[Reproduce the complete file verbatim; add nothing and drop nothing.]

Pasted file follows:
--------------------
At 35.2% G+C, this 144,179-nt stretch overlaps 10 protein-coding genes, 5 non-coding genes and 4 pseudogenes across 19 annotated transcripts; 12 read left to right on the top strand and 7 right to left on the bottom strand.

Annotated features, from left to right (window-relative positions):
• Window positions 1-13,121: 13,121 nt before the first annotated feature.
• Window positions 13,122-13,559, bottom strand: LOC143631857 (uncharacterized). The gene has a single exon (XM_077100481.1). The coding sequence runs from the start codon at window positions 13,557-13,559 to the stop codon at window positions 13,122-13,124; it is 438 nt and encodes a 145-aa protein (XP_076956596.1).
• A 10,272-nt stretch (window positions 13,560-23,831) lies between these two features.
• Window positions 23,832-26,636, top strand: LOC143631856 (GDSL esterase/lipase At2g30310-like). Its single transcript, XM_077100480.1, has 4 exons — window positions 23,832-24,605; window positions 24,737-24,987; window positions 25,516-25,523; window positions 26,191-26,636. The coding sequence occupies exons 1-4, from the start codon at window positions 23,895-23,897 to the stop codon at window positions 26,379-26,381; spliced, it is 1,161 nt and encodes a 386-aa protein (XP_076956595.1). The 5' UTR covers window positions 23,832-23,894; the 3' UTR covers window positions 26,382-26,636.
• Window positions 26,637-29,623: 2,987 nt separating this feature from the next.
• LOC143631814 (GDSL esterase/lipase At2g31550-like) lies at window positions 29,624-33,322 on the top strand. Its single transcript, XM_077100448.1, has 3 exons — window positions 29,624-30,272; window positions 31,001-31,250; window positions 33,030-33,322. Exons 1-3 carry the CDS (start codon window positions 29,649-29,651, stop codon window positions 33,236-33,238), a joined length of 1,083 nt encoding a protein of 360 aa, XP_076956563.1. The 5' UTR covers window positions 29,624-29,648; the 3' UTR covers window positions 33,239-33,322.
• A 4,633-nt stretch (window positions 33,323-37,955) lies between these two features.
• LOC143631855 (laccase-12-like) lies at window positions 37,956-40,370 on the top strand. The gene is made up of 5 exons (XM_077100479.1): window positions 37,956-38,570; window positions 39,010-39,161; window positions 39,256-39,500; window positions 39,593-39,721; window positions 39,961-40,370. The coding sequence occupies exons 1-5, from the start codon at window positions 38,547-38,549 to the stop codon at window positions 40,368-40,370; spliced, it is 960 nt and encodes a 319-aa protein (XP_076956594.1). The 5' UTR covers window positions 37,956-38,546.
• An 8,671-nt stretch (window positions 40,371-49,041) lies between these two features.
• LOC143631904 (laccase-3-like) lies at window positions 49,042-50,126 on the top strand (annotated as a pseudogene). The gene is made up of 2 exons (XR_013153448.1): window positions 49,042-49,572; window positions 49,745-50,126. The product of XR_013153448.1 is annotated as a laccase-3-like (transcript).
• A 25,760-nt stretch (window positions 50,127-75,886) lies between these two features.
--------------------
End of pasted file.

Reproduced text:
At 35.2% G+C, this 144,179-nt stretch overlaps 10 protein-coding genes, 5 non-coding genes and 4 pseudogenes across 19 annotated transcripts; 12 read left to right on the top strand and 7 right to left on the bottom strand.

Annotated features, from left to right (window-relative positions):
• Window positions 1-13,121: 13,121 nt before the first annotated feature.
• Window positions 13,122-13,559, bottom strand: LOC143631857 (uncharacterized). The gene has a single exon (XM_077100481.1). The coding sequence runs from the start codon at window positions 13,557-13,559 to the stop codon at window positions 13,122-13,124; it is 438 nt and encodes a 145-aa protein (XP_076956596.1).
• A 10,272-nt stretch (window positions 13,560-23,831) lies between these two features.
• Window positions 23,832-26,636, top strand: LOC143631856 (GDSL esterase/lipase At2g30310-like). Its single transcript, XM_077100480.1, has 4 exons — window positions 23,832-24,605; window positions 24,737-24,987; window positions 25,516-25,523; window positions 26,191-26,636. The coding sequence occupies exons 1-4, from the start codon at window positions 23,895-23,897 to the stop codon at window positions 26,379-26,381; spliced, it is 1,161 nt and encodes a 386-aa protein (XP_076956595.1). The 5' UTR covers window positions 23,832-23,894; the 3' UTR covers window positions 26,382-26,636.
• Window positions 26,637-29,623: 2,987 nt separating this feature from the next.
• LOC143631814 (GDSL esterase/lipase At2g31550-like) lies at window positions 29,624-33,322 on the top strand. Its single transcript, XM_077100448.1, has 3 exons — window positions 29,624-30,272; window positions 31,001-31,250; window positions 33,030-33,322. Exons 1-3 carry the CDS (start codon window positions 29,649-29,651, stop codon window positions 33,236-33,238), a joined length of 1,083 nt encoding a protein of 360 aa, XP_076956563.1. The 5' UTR covers window positions 29,624-29,648; the 3' UTR covers window positions 33,239-33,322.
• A 4,633-nt stretch (window positions 33,323-37,955) lies between these two features.
• LOC143631855 (laccase-12-like) lies at window positions 37,956-40,370 on the top strand. The gene is made up of 5 exons (XM_077100479.1): window positions 37,956-38,570; window positions 39,010-39,161; window positions 39,256-39,500; window positions 39,593-39,721; window positions 39,961-40,370. The coding sequence occupies exons 1-5, from the start codon at window positions 38,547-38,549 to the stop codon at window positions 40,368-40,370; spliced, it is 960 nt and encodes a 319-aa protein (XP_076956594.1). The 5' UTR covers window positions 37,956-38,546.
• An 8,671-nt stretch (window positions 40,371-49,041) lies between these two features.
• LOC143631904 (laccase-3-like) lies at window positions 49,042-50,126 on the top strand (annotated as a pseudogene). The gene is made up of 2 exons (XR_013153448.1): window positions 49,042-49,572; window positions 49,745-50,126. The product of XR_013153448.1 is annotated as a laccase-3-like (transcript).
• A 25,760-nt stretch (window positions 50,127-75,886) lies between these two features.